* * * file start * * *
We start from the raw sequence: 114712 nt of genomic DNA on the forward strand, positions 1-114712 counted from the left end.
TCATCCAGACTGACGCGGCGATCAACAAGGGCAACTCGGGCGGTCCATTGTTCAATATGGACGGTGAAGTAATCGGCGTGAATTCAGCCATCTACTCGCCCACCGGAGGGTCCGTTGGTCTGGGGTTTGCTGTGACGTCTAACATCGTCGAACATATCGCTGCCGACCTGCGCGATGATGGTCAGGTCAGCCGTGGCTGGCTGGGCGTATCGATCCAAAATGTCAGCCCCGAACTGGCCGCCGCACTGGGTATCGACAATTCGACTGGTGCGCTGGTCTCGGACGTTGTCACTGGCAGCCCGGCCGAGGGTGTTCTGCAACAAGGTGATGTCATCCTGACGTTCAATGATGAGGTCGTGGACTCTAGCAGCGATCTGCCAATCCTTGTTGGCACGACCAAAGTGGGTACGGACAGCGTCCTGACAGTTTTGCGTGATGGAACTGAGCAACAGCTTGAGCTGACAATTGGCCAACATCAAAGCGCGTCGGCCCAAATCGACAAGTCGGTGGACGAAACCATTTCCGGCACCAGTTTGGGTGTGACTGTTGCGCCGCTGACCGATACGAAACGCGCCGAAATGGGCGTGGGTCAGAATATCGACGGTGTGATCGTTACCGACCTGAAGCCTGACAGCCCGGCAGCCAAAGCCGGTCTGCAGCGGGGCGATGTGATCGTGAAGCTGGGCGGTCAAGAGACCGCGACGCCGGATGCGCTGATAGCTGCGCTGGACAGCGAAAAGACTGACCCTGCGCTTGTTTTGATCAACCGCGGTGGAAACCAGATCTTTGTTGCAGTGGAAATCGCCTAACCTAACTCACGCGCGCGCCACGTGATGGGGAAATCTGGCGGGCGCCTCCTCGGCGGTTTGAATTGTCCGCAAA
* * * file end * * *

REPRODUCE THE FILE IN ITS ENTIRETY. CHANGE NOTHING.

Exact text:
We start from the raw sequence: 114712 nt of genomic DNA on the forward strand, positions 1-114712 counted from the left end.
TCATCCAGACTGACGCGGCGATCAACAAGGGCAACTCGGGCGGTCCATTGTTCAATATGGACGGTGAAGTAATCGGCGTGAATTCAGCCATCTACTCGCCCACCGGAGGGTCCGTTGGTCTGGGGTTTGCTGTGACGTCTAACATCGTCGAACATATCGCTGCCGACCTGCGCGATGATGGTCAGGTCAGCCGTGGCTGGCTGGGCGTATCGATCCAAAATGTCAGCCCCGAACTGGCCGCCGCACTGGGTATCGACAATTCGACTGGTGCGCTGGTCTCGGACGTTGTCACTGGCAGCCCGGCCGAGGGTGTTCTGCAACAAGGTGATGTCATCCTGACGTTCAATGATGAGGTCGTGGACTCTAGCAGCGATCTGCCAATCCTTGTTGGCACGACCAAAGTGGGTACGGACAGCGTCCTGACAGTTTTGCGTGATGGAACTGAGCAACAGCTTGAGCTGACAATTGGCCAACATCAAAGCGCGTCGGCCCAAATCGACAAGTCGGTGGACGAAACCATTTCCGGCACCAGTTTGGGTGTGACTGTTGCGCCGCTGACCGATACGAAACGCGCCGAAATGGGCGTGGGTCAGAATATCGACGGTGTGATCGTTACCGACCTGAAGCCTGACAGCCCGGCAGCCAAAGCCGGTCTGCAGCGGGGCGATGTGATCGTGAAGCTGGGCGGTCAAGAGACCGCGACGCCGGATGCGCTGATAGCTGCGCTGGACAGCGAAAAGACTGACCCTGCGCTTGTTTTGATCAACCGCGGTGGAAACCAGATCTTTGTTGCAGTGGAAATCGCCTAACCTAACTCACGCGCGCGCCACGTGATGGGGAAATCTGGCGGGCGCCTCCTCGGCGGTTTGAATTGTCCGCAAA